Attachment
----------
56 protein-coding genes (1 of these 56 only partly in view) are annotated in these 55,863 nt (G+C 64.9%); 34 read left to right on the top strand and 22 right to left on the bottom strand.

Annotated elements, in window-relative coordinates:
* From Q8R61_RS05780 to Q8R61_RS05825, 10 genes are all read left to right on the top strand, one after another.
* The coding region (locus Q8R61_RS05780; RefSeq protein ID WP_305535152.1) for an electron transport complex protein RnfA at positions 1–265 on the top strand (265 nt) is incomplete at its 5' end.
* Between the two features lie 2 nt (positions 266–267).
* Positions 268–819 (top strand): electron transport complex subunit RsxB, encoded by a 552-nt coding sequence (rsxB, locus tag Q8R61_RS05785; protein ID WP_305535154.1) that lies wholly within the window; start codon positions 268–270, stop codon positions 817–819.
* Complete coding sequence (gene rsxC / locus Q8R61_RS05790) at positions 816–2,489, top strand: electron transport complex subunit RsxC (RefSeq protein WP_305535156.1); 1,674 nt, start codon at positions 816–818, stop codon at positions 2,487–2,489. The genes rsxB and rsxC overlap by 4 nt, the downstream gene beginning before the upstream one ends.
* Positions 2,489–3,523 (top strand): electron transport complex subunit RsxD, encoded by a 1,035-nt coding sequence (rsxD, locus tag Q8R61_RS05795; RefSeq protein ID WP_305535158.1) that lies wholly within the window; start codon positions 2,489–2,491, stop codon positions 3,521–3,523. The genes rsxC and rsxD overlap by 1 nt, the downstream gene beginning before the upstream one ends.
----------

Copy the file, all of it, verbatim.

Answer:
56 protein-coding genes (1 of these 56 only partly in view) are annotated in these 55,863 nt (G+C 64.9%); 34 read left to right on the top strand and 22 right to left on the bottom strand.

Annotated elements, in window-relative coordinates:
* From Q8R61_RS05780 to Q8R61_RS05825, 10 genes are all read left to right on the top strand, one after another.
* The coding region (locus Q8R61_RS05780; RefSeq protein ID WP_305535152.1) for an electron transport complex protein RnfA at positions 1–265 on the top strand (265 nt) is incomplete at its 5' end.
* Between the two features lie 2 nt (positions 266–267).
* Positions 268–819 (top strand): electron transport complex subunit RsxB, encoded by a 552-nt coding sequence (rsxB, locus tag Q8R61_RS05785; protein ID WP_305535154.1) that lies wholly within the window; start codon positions 268–270, stop codon positions 817–819.
* Complete coding sequence (gene rsxC / locus Q8R61_RS05790) at positions 816–2,489, top strand: electron transport complex subunit RsxC (RefSeq protein WP_305535156.1); 1,674 nt, start codon at positions 816–818, stop codon at positions 2,487–2,489. The genes rsxB and rsxC overlap by 4 nt, the downstream gene beginning before the upstream one ends.
* Positions 2,489–3,523 (top strand): electron transport complex subunit RsxD, encoded by a 1,035-nt coding sequence (rsxD, locus tag Q8R61_RS05795; RefSeq protein ID WP_305535158.1) that lies wholly within the window; start codon positions 2,489–2,491, stop codon positions 3,521–3,523. The genes rsxC and rsxD overlap by 1 nt, the downstream gene beginning before the upstream one ends.